The case of Growthbuilt Pty Ltd v Modern Touch Marble & Granite Pty Ltd  NSWSC 290 considered whether the obligation to act in good faith applies to a contract which gives one party the power to act in their ‘sole discretion.’
Growthbuilt entered into four subcontracts for the supply and installation of various marble products with Modern Touch Marble, who failed to complete the works by the completion dates stipulated in the subcontracts.
Growthbuilt terminated the subcontracts and commenced proceedings to recover liquidated damages and post-termination costs incurred to complete the works. All of the subcontracts included an extension of time clause that Modern would be entitled to a ‘reasonable extension of time if Growthbuilt committed any act of prevention’ and that Growthbuilt could, ‘in its absolute discretion, extend the date of completion but was under no obligation to.’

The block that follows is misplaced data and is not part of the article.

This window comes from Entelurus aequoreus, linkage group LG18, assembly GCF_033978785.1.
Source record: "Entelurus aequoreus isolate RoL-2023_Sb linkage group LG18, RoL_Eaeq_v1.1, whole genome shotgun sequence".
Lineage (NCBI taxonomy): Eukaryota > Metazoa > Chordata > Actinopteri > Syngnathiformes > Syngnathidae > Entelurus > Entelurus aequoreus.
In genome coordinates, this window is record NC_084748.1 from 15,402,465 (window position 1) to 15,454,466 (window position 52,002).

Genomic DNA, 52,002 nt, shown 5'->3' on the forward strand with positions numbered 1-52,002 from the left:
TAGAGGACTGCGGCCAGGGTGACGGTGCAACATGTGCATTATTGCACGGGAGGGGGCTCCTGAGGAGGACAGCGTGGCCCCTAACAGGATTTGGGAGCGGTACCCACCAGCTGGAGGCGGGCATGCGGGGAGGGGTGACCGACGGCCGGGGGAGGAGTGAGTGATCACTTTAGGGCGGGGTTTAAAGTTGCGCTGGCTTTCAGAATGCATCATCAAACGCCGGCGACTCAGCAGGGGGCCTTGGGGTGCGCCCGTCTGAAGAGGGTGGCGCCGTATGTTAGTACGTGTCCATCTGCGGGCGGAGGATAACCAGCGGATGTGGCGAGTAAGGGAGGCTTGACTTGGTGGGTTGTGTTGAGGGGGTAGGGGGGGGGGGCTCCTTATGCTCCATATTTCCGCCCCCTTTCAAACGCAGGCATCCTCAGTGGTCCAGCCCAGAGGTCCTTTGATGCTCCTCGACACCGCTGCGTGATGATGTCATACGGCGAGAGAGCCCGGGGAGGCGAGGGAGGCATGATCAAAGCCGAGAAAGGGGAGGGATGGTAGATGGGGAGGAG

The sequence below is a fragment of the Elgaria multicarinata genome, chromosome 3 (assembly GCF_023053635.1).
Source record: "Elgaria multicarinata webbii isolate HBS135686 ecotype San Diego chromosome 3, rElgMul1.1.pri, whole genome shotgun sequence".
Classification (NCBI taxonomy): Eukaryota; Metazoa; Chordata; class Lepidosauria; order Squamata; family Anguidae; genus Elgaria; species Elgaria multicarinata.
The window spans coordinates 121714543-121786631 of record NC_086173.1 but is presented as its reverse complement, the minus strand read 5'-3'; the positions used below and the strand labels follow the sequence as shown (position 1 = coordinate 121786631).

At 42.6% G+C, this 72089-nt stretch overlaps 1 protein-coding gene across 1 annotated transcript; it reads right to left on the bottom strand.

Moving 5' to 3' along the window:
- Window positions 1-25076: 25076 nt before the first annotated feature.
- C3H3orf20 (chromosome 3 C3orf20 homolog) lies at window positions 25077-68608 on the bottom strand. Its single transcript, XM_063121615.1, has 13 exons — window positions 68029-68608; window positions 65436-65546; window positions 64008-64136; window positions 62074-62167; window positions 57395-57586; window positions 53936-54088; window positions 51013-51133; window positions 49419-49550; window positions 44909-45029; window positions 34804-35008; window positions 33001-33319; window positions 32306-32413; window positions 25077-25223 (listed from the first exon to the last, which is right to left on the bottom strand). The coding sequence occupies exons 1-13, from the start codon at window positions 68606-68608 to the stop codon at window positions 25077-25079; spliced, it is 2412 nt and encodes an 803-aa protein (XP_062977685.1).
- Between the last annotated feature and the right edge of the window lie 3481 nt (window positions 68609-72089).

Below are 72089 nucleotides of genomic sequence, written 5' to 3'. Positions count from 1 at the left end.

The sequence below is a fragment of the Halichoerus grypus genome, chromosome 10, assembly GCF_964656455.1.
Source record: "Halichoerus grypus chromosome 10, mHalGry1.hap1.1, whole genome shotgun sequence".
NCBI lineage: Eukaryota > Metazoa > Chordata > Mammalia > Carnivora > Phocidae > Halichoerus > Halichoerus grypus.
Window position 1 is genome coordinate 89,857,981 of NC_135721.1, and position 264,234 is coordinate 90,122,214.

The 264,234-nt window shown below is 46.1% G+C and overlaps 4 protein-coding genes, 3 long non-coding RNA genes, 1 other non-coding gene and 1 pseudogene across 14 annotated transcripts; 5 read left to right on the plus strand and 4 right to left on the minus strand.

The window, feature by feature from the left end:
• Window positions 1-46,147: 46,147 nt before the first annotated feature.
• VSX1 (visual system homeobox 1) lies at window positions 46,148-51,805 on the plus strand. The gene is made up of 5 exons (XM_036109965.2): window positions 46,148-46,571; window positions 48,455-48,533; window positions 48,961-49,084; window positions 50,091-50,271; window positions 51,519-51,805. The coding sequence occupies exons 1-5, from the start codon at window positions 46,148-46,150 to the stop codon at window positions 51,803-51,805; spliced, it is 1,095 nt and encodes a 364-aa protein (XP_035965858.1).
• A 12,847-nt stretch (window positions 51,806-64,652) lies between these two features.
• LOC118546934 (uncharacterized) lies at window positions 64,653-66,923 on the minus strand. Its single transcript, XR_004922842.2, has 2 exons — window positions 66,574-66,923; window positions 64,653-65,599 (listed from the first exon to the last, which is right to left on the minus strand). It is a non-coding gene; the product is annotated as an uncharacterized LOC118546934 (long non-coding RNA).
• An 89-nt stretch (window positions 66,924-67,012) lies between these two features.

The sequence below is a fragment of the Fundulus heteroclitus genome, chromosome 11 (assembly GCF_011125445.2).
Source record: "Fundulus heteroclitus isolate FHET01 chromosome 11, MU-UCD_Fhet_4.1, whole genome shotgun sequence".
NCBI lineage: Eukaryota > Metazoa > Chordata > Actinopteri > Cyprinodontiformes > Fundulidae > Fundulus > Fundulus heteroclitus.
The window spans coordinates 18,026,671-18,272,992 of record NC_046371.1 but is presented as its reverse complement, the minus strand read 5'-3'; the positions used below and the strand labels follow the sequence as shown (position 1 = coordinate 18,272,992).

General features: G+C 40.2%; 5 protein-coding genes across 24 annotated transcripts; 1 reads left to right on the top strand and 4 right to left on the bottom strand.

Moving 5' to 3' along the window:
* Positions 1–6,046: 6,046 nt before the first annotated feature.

The issue was whether Growthbuilt was obliged to act reasonably and in good faith in deciding whether to exercise its discretion to provide an extension to the date of completion and, whether Growthbuilt’s failure to issue an extension of the date of completion was an act of prevention, meaning that they were not entitled to claim liquidated damages.
The Court held that whether an implied obligation to act in good faith applied to the exercise of a unilateral contractual power depended on the wording of the particular term and could not extent to imposing obligations that are inconsistent with the terms of the relevant agreement itself. Ultimately Growthbuilt was not under an obligation to act in good faith in deciding whether to issue an extension to the completion date because of the wording of the contract.